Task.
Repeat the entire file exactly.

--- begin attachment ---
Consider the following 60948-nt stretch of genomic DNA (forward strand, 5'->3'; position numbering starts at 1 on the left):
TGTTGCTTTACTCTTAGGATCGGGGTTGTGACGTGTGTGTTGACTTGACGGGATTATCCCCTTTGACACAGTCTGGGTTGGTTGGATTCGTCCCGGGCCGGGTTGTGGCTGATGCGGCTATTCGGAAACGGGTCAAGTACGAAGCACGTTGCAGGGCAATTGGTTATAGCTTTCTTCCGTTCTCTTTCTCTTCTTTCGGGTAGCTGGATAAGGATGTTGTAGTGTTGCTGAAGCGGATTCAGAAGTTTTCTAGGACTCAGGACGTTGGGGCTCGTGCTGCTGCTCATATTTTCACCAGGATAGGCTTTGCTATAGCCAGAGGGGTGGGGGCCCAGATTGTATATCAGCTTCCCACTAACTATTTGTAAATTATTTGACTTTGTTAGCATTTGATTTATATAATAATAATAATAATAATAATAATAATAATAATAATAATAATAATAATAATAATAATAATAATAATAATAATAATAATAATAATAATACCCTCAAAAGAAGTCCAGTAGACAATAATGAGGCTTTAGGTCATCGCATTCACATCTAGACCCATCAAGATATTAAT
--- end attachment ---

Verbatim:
Consider the following 60948-nt stretch of genomic DNA (forward strand, 5'->3'; position numbering starts at 1 on the left):
TGTTGCTTTACTCTTAGGATCGGGGTTGTGACGTGTGTGTTGACTTGACGGGATTATCCCCTTTGACACAGTCTGGGTTGGTTGGATTCGTCCCGGGCCGGGTTGTGGCTGATGCGGCTATTCGGAAACGGGTCAAGTACGAAGCACGTTGCAGGGCAATTGGTTATAGCTTTCTTCCGTTCTCTTTCTCTTCTTTCGGGTAGCTGGATAAGGATGTTGTAGTGTTGCTGAAGCGGATTCAGAAGTTTTCTAGGACTCAGGACGTTGGGGCTCGTGCTGCTGCTCATATTTTCACCAGGATAGGCTTTGCTATAGCCAGAGGGGTGGGGGCCCAGATTGTATATCAGCTTCCCACTAACTATTTGTAAATTATTTGACTTTGTTAGCATTTGATTTATATAATAATAATAATAATAATAATAATAATAATAATAATAATAATAATAATAATAATAATAATAATAATAATAATAATAATAATAATAATACCCTCAAAAGAAGTCCAGTAGACAATAATGAGGCTTTAGGTCATCGCATTCACATCTAGACCCATCAAGATATTAAT